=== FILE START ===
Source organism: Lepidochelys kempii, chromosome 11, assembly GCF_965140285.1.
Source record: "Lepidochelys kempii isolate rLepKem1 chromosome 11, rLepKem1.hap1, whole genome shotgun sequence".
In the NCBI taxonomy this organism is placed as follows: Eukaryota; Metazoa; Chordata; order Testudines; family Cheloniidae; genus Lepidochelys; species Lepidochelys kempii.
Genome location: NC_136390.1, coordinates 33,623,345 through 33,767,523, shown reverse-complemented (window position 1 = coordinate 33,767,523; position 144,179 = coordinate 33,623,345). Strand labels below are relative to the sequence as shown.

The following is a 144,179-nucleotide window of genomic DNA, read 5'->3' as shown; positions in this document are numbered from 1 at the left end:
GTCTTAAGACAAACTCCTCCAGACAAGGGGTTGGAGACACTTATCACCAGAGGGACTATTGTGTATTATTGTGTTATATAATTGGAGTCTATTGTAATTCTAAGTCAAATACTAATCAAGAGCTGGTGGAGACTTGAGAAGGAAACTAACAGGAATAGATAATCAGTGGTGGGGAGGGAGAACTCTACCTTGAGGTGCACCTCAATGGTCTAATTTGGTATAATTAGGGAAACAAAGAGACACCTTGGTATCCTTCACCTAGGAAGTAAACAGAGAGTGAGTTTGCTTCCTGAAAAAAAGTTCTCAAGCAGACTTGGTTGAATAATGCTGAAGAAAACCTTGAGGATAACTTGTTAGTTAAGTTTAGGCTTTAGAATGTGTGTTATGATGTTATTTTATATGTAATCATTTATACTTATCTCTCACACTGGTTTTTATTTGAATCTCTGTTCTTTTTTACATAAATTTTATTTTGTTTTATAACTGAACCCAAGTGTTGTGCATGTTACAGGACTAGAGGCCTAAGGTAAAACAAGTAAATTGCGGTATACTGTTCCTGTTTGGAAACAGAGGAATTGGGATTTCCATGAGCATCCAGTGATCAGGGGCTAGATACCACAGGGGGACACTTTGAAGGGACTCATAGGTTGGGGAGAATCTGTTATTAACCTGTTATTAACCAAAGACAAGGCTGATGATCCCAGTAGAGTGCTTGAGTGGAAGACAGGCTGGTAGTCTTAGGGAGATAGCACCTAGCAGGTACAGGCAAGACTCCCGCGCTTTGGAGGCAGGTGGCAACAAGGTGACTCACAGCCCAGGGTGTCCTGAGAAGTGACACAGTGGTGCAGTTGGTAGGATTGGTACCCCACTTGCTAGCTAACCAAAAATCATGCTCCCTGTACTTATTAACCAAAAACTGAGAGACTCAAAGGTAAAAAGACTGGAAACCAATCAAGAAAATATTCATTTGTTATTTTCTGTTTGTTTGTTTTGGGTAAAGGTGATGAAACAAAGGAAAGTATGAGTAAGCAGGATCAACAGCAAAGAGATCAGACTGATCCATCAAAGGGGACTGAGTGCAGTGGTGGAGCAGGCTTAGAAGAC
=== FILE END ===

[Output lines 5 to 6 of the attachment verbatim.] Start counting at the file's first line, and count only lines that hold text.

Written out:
The following is a 144,179-nucleotide window of genomic DNA, read 5'->3' as shown; positions in this document are numbered from 1 at the left end:
GTCTTAAGACAAACTCCTCCAGACAAGGGGTTGGAGACACTTATCACCAGAGGGACTATTGTGTATTATTGTGTTATATAATTGGAGTCTATTGTAATTCTAAGTCAAATACTAATCAAGAGCTGGTGGAGACTTGAGAAGGAAACTAACAGGAATAGATAATCAGTGGTGGGGAGGGAGAACTCTACCTTGAGGTGCACCTCAATGGTCTAATTTGGTATAATTAGGGAAACAAAGAGACACCTTGGTATCCTTCACCTAGGAAGTAAACAGAGAGTGAGTTTGCTTCCTGAAAAAAAGTTCTCAAGCAGACTTGGTTGAATAATGCTGAAGAAAACCTTGAGGATAACTTGTTAGTTAAGTTTAGGCTTTAGAATGTGTGTTATGATGTTATTTTATATGTAATCATTTATACTTATCTCTCACACTGGTTTTTATTTGAATCTCTGTTCTTTTTTACATAAATTTTATTTTGTTTTATAACTGAACCCAAGTGTTGTGCATGTTACAGGACTAGAGGCCTAAGGTAAAACAAGTAAATTGCGGTATACTGTTCCTGTTTGGAAACAGAGGAATTGGGATTTCCATGAGCATCCAGTGATCAGGGGCTAGATACCACAGGGGGACACTTTGAAGGGACTCATAGGTTGGGGAGAATCTGTTATTAACCTGTTATTAACCAAAGACAAGGCTGATGATCCCAGTAGAGTGCTTGAGTGGAAGACAGGCTGGTAGTCTTAGGGAGATAGCACCTAGCAGGTACAGGCAAGACTCCCGCGCTTTGGAGGCAGGTGGCAACAAGGTGACTCACAGCCCAGGGTGTCCTGAGAAGTGACACAGTGGTGCAGTTGGTAGGATTGGTACCCCACTTGCTAGCTAACCAAAAATCATGCTCCCTGTACTTATTAACCAAAAACTGAGAGACTCAAAGGTAAAAAGACTGGAAACCAATCAAGAAAATATTCATTTGTTATTTTCTGTTTGTTTGTTTTGGGTAAAGGTGATGAAACAAAGGAAAGTATGAGTAAGCAGGATCAACAGCAAAGAGATCAGACTGATCCATCAAAGGGGACTGAGTGCAGTGGTGGAGCAGGCTTAGAAGAC